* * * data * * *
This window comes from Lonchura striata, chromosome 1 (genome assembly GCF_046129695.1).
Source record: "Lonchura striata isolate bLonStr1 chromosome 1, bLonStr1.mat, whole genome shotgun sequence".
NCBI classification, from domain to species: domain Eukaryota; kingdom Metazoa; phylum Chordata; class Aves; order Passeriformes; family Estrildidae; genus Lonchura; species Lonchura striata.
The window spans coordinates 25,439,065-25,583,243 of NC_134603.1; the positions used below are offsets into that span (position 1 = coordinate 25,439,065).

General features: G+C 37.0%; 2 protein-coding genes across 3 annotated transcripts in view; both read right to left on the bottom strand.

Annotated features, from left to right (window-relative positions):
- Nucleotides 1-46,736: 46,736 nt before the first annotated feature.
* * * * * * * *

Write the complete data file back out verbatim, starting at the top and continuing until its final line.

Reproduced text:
This window comes from Lonchura striata, chromosome 1 (genome assembly GCF_046129695.1).
Source record: "Lonchura striata isolate bLonStr1 chromosome 1, bLonStr1.mat, whole genome shotgun sequence".
NCBI classification, from domain to species: domain Eukaryota; kingdom Metazoa; phylum Chordata; class Aves; order Passeriformes; family Estrildidae; genus Lonchura; species Lonchura striata.
The window spans coordinates 25,439,065-25,583,243 of NC_134603.1; the positions used below are offsets into that span (position 1 = coordinate 25,439,065).

General features: G+C 37.0%; 2 protein-coding genes across 3 annotated transcripts in view; both read right to left on the bottom strand.

Annotated features, from left to right (window-relative positions):
- Nucleotides 1-46,736: 46,736 nt before the first annotated feature.